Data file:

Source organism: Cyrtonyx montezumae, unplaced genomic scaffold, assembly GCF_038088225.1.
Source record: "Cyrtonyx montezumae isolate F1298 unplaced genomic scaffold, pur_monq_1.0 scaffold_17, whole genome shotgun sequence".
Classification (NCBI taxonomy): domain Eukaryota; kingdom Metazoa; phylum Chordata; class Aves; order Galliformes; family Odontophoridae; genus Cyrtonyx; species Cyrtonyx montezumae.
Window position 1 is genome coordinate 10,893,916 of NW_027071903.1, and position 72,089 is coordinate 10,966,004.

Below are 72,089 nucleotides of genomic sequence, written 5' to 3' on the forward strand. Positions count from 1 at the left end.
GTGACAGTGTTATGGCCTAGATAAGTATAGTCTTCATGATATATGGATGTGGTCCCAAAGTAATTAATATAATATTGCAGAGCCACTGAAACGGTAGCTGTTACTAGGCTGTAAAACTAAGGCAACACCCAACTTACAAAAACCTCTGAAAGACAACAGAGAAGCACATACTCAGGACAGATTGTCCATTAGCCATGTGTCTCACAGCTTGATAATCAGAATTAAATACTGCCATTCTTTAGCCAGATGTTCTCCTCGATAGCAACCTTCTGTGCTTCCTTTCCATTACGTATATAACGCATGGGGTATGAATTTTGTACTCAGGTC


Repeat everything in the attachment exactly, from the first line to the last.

Source organism: Cyrtonyx montezumae, unplaced genomic scaffold, assembly GCF_038088225.1.
Source record: "Cyrtonyx montezumae isolate F1298 unplaced genomic scaffold, pur_monq_1.0 scaffold_17, whole genome shotgun sequence".
Classification (NCBI taxonomy): domain Eukaryota; kingdom Metazoa; phylum Chordata; class Aves; order Galliformes; family Odontophoridae; genus Cyrtonyx; species Cyrtonyx montezumae.
Window position 1 is genome coordinate 10,893,916 of NW_027071903.1, and position 72,089 is coordinate 10,966,004.

Below are 72,089 nucleotides of genomic sequence, written 5' to 3' on the forward strand. Positions count from 1 at the left end.
GTGACAGTGTTATGGCCTAGATAAGTATAGTCTTCATGATATATGGATGTGGTCCCAAAGTAATTAATATAATATTGCAGAGCCACTGAAACGGTAGCTGTTACTAGGCTGTAAAACTAAGGCAACACCCAACTTACAAAAACCTCTGAAAGACAACAGAGAAGCACATACTCAGGACAGATTGTCCATTAGCCATGTGTCTCACAGCTTGATAATCAGAATTAAATACTGCCATTCTTTAGCCAGATGTTCTCCTCGATAGCAACCTTCTGTGCTTCCTTTCCATTACGTATATAACGCATGGGGTATGAATTTTGTACTCAGGTC